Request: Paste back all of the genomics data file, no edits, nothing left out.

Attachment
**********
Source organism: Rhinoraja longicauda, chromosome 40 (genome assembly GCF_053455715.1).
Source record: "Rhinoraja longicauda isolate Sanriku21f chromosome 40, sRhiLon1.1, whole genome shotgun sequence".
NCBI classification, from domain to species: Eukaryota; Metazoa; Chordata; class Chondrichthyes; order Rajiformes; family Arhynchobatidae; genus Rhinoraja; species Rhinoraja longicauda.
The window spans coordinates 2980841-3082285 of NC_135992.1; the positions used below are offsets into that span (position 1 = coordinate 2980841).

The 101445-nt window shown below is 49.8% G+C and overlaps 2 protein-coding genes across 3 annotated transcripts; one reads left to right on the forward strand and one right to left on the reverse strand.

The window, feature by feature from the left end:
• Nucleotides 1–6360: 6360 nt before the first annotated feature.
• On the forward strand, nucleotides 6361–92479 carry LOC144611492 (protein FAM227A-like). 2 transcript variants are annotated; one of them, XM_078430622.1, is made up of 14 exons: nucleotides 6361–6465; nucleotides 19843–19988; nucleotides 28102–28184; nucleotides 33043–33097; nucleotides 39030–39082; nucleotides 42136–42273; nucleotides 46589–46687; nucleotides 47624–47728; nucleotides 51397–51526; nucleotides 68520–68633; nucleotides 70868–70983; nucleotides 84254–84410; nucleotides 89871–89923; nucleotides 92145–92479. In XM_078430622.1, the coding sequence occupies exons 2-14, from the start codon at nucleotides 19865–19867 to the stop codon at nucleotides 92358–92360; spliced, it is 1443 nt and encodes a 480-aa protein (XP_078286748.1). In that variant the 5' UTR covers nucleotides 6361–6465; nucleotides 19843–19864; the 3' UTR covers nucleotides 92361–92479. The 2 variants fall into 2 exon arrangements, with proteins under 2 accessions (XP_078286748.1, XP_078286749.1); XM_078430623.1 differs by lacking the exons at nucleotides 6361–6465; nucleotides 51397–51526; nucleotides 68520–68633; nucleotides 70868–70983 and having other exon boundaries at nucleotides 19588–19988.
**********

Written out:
Source organism: Rhinoraja longicauda, chromosome 40 (genome assembly GCF_053455715.1).
Source record: "Rhinoraja longicauda isolate Sanriku21f chromosome 40, sRhiLon1.1, whole genome shotgun sequence".
NCBI classification, from domain to species: Eukaryota; Metazoa; Chordata; class Chondrichthyes; order Rajiformes; family Arhynchobatidae; genus Rhinoraja; species Rhinoraja longicauda.
The window spans coordinates 2980841-3082285 of NC_135992.1; the positions used below are offsets into that span (position 1 = coordinate 2980841).

The 101445-nt window shown below is 49.8% G+C and overlaps 2 protein-coding genes across 3 annotated transcripts; one reads left to right on the forward strand and one right to left on the reverse strand.

The window, feature by feature from the left end:
• Nucleotides 1–6360: 6360 nt before the first annotated feature.
• On the forward strand, nucleotides 6361–92479 carry LOC144611492 (protein FAM227A-like). 2 transcript variants are annotated; one of them, XM_078430622.1, is made up of 14 exons: nucleotides 6361–6465; nucleotides 19843–19988; nucleotides 28102–28184; nucleotides 33043–33097; nucleotides 39030–39082; nucleotides 42136–42273; nucleotides 46589–46687; nucleotides 47624–47728; nucleotides 51397–51526; nucleotides 68520–68633; nucleotides 70868–70983; nucleotides 84254–84410; nucleotides 89871–89923; nucleotides 92145–92479. In XM_078430622.1, the coding sequence occupies exons 2-14, from the start codon at nucleotides 19865–19867 to the stop codon at nucleotides 92358–92360; spliced, it is 1443 nt and encodes a 480-aa protein (XP_078286748.1). In that variant the 5' UTR covers nucleotides 6361–6465; nucleotides 19843–19864; the 3' UTR covers nucleotides 92361–92479. The 2 variants fall into 2 exon arrangements, with proteins under 2 accessions (XP_078286748.1, XP_078286749.1); XM_078430623.1 differs by lacking the exons at nucleotides 6361–6465; nucleotides 51397–51526; nucleotides 68520–68633; nucleotides 70868–70983 and having other exon boundaries at nucleotides 19588–19988.